Scatter 5 tablespoons of 10-10-10 fertilizer and 2 cups of bone meal per 10 square feet across the bottom of the hole. Replace half of the soil in the hole and mix fertilizer in with the loosened soil.
Remove the bulbs from the potting soil and place them point up in the hole, adjusting the soil level so they are 6 to 8 inches below the soil surface.
Tulip bulbs are typically planted in the fall, but what happens when you forget to plant them and it’s already December or January? No worries. Here are my tips on how to plant bulbs in winter or late in the season.
What Do You Do With Forgotten Tulips?
Last January, I came across a bag of tulip bulbs that had gotten misplaced in my gardening shed. Evidently, the dozen tulips hid when I planted over 150 other bulbs in October. I was looking forward to seeing this variety’s colors lining my garden path. At least, that was the plan.
After doing a little research, I came across a study about planting tulip bulbs on top of the ground and late in the season, done by Cornell University.
- Researchers found that you can grow gorgeous tulips in only mulch, 2 inches being the optimum depth. They experimented with mulch layers up to six inches deep and determined the two-inch covering (renewed every autumn) produced the largest amount of flowers and the most vigorous plants.
- If you are looking at unplanted bulbs in December or January or even February– get them in the ground. Don’t wait for spring or next fall. Bulbs aren’t like seeds. They won’t survive out of the ground indefinitely.
How to Plant Those Tulips in Winter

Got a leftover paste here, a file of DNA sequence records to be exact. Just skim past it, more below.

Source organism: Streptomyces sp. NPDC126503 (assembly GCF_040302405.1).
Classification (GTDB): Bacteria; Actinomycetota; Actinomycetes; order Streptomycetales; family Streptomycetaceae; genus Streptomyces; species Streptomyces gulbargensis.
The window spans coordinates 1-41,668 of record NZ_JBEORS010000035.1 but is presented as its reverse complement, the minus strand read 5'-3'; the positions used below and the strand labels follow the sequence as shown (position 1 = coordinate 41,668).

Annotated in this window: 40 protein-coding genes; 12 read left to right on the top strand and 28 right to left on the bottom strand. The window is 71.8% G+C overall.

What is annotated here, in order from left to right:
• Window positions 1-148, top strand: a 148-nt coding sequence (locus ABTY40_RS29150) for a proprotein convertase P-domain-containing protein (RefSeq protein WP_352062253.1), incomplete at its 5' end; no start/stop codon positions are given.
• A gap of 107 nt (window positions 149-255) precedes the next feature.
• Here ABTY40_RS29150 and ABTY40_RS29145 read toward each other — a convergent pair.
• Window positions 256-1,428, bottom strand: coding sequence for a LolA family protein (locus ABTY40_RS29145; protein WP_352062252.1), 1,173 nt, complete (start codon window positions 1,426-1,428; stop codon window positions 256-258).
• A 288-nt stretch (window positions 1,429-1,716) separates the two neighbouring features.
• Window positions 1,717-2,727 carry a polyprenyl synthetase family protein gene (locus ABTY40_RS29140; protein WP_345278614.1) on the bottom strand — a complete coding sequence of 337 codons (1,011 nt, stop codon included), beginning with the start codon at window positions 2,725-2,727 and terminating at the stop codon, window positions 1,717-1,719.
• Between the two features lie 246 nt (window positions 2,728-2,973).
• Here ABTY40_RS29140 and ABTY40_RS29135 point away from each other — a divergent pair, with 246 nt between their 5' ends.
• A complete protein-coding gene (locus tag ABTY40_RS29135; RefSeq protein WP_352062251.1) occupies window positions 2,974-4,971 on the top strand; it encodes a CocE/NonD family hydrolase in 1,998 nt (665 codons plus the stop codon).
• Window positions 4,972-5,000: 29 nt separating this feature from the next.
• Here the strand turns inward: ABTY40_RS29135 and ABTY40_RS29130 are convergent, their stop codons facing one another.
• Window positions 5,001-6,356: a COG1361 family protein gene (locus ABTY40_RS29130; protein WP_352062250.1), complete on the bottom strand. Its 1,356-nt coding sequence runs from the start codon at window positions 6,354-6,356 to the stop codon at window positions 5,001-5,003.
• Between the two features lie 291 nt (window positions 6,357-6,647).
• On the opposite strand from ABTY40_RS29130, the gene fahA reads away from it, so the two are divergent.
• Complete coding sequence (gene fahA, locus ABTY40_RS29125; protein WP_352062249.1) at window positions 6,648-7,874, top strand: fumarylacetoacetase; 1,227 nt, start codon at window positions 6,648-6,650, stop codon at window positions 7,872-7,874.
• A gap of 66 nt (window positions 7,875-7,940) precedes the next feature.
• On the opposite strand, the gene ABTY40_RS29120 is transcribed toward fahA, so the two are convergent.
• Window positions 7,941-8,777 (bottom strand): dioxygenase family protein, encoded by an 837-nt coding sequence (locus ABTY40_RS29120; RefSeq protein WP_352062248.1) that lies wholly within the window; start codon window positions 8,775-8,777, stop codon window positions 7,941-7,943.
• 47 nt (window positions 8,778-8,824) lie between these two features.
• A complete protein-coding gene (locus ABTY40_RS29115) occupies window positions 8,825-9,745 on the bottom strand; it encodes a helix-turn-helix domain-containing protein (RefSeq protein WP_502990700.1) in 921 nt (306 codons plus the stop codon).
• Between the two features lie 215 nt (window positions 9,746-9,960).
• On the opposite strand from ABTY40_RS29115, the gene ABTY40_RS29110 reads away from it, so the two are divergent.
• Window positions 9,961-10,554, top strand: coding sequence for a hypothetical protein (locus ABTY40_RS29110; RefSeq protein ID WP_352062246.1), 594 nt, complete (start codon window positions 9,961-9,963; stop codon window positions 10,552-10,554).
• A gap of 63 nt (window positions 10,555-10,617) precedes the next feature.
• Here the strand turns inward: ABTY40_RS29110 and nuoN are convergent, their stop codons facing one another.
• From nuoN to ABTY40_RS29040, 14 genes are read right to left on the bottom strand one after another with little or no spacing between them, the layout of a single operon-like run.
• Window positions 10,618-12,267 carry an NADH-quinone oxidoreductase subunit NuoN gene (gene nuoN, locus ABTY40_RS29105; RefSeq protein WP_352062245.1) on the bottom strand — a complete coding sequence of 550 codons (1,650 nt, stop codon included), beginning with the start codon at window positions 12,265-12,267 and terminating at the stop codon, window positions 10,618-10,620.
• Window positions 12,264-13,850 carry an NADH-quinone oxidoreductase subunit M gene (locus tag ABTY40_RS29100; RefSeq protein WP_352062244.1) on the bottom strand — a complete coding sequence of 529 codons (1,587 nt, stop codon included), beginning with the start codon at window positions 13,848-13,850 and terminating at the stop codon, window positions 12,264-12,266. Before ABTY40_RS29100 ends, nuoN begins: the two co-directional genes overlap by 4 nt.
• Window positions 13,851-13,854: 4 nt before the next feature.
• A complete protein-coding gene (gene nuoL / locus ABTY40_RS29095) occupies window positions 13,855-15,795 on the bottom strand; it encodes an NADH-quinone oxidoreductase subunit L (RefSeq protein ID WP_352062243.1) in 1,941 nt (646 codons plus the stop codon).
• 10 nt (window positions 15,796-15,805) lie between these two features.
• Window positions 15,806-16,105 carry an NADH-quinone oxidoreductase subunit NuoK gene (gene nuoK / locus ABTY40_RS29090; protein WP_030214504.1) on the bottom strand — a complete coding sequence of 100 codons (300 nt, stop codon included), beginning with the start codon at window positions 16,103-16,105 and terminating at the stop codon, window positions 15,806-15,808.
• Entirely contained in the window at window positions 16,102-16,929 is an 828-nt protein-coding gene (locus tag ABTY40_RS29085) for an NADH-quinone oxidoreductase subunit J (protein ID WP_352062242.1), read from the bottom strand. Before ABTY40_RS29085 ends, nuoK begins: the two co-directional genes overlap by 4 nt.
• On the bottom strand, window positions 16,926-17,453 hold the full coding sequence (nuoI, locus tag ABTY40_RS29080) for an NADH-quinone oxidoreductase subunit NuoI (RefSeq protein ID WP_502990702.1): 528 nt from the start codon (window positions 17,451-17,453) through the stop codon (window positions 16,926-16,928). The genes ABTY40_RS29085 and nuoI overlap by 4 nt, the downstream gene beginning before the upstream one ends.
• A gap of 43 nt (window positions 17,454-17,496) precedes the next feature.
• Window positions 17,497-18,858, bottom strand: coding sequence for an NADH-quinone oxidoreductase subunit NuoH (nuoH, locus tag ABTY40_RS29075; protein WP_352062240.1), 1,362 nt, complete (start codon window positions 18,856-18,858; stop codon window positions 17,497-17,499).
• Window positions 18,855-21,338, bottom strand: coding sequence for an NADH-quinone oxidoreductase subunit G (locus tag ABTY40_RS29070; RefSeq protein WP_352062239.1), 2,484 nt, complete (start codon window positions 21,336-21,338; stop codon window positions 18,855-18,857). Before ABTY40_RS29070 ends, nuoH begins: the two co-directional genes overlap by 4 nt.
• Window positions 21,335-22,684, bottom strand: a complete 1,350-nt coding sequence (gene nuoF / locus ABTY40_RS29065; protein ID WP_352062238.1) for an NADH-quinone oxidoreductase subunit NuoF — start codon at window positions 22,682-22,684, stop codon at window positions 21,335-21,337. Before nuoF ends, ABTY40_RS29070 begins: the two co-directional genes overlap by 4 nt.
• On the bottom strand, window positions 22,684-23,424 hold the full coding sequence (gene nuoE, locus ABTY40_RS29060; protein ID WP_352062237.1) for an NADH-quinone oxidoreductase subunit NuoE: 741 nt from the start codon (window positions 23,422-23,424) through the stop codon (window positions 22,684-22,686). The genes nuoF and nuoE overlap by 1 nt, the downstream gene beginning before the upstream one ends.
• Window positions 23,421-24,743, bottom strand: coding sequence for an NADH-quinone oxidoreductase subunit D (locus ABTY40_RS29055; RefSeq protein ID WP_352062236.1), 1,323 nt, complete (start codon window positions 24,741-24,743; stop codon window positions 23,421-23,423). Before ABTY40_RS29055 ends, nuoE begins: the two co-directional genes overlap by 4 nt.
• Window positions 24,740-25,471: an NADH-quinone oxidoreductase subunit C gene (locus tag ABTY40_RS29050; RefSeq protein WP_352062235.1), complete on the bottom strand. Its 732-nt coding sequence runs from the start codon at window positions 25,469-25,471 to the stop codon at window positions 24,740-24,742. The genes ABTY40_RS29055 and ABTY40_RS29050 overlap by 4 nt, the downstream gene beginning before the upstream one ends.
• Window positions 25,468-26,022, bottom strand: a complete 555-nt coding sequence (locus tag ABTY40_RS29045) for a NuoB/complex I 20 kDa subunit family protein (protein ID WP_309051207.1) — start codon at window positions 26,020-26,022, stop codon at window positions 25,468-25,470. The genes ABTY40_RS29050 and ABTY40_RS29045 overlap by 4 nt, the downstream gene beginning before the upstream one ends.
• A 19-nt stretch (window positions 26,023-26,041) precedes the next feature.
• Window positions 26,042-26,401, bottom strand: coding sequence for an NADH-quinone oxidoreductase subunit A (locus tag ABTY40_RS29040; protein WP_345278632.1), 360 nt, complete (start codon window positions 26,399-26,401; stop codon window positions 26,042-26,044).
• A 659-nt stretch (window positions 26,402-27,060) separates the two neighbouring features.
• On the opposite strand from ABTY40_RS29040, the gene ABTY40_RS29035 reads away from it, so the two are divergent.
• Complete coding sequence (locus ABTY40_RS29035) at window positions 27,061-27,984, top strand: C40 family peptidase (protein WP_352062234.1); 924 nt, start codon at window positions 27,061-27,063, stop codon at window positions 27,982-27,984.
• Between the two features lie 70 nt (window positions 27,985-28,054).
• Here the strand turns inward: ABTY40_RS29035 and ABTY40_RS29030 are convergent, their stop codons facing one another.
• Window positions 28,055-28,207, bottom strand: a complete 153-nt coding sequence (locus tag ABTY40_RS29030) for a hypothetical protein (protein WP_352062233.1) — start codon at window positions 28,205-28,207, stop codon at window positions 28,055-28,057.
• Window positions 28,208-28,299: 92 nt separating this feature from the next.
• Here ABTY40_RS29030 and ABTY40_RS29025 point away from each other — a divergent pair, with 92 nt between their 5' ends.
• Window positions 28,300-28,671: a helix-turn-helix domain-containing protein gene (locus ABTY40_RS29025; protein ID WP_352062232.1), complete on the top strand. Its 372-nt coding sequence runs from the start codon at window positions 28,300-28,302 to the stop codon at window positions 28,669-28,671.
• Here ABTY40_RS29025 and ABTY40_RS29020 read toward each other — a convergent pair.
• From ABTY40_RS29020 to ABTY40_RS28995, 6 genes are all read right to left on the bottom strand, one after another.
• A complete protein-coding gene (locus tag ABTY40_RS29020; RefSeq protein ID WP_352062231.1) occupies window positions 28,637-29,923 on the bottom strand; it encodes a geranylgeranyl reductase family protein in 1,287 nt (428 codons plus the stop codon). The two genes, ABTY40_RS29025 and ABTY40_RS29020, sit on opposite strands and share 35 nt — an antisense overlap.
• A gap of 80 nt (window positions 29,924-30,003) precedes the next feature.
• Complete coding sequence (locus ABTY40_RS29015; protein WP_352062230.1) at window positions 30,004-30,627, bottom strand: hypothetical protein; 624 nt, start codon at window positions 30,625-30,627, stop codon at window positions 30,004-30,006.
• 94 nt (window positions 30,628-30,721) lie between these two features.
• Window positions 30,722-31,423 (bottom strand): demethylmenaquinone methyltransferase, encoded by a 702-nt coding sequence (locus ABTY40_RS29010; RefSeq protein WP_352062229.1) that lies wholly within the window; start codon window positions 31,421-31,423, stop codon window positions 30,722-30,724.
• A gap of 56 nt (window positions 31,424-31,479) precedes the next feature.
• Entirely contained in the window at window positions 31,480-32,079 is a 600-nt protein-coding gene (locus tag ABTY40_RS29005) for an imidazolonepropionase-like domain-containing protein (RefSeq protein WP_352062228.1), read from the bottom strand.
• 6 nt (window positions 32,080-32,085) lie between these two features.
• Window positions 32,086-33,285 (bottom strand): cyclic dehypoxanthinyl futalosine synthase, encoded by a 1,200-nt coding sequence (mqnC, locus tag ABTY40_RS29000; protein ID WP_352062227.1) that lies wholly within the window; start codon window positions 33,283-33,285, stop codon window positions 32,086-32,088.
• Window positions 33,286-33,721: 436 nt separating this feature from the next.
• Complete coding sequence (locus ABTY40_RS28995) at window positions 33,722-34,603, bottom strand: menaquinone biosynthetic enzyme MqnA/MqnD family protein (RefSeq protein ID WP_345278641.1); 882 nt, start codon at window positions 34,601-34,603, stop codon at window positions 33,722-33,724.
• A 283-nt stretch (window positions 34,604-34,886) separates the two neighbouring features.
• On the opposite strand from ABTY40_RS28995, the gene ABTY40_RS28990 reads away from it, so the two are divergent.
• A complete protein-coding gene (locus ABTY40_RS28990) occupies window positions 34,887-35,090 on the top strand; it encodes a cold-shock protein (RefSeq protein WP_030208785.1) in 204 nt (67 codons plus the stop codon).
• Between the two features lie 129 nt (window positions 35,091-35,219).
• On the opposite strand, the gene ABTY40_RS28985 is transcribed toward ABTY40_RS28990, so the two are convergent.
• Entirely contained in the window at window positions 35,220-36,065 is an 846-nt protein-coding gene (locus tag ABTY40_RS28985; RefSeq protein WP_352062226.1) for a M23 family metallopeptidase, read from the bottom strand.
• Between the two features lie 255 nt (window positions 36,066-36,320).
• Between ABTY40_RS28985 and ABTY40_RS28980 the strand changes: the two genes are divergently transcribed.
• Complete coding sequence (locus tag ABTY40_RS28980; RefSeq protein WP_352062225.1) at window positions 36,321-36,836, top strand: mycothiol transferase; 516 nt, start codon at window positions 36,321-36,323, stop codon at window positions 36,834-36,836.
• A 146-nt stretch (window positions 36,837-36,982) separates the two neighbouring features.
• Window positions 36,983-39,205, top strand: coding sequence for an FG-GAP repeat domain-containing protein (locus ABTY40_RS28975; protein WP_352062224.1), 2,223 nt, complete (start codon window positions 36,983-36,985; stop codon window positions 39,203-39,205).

According to the Cornell study (done over a six-year period), you should plant tulips late in the season this way:
- Clear away snow and loosen soil, if possible. If not, choose an area with soil full of organic matter.
- Scratch in bulb fertilizer. If the ground is totally frozen, scatter fertilizer sparingly and over a larger range than normal.
- Place bulbs on top of soil. Do not press them in, as this will damage the bulb base, where roots form.
- Cover with 2-4 inches of aged mulch or finished compost. Go for the thicker layer if planting during the height of winter, like I did.
- Renew mulch covering often to be sure there is at least a two-inch layer.
Before you plant those forgotten bulbs, make sure they’re still good. Gently squeeze them and if they are firm (not dry or spongy), they are probably fine. After all, nothing ventured, nothing gained!
Planting in Pots
If the ground is too frozen for digging, another option is to plant the bulbs in pots. If you try this, keep the pots in a cool unheated area with temperatures between 38°F and 50° F – an attached garage or a home refrigerator often does the job. Water them and keep the soil moist but never soggy. After 8 or more weeks, bring a few pots indooros. Or, once spring begins to warm things up, move the pots outdoors to bloom.
What If Bulbs Come Up Early in Winter?
It’s not uncommon to have a mild winter and find your tulips or daffodils or other spring bulbs are sprouting. Don’t worry about this. Let nature take it’s course. Spring bulbs shrub off cold weather and even snow. These bulbs are built to survive the cold and even snow. Small bulbs such as snowdrops and crocus actually bloom through the snow. It’s possible that a hard frost will affect the buds or leaf tips, but the bulbs should still flower.
Bottom-line: Take your chances. No matter what, the bulbs are better off giving it a fighting chance in the ground or a chilled pot than wasting away in the garage or cupboard. Flower bulbs are survivors by nature’s design. Every year stories abound of bulbs that bloom after being planted under the most improbable circumstances.
Want more advice on planting and growing tulips?
Forcing the Bulbs to Bloom
After you take the pots in from the cold, start them out in a cool area (50-60 degrees) for about a week until shoots and leaves show. Then, move them to normal room temperature, avoiding direct sunlight. They will bloom in three to four weeks. The closer to spring, the quicker they will bloom. Bring out pots weekly for a continuous display. You can prolong the flowering by moving the pots back into the cool at night once they start to bloom.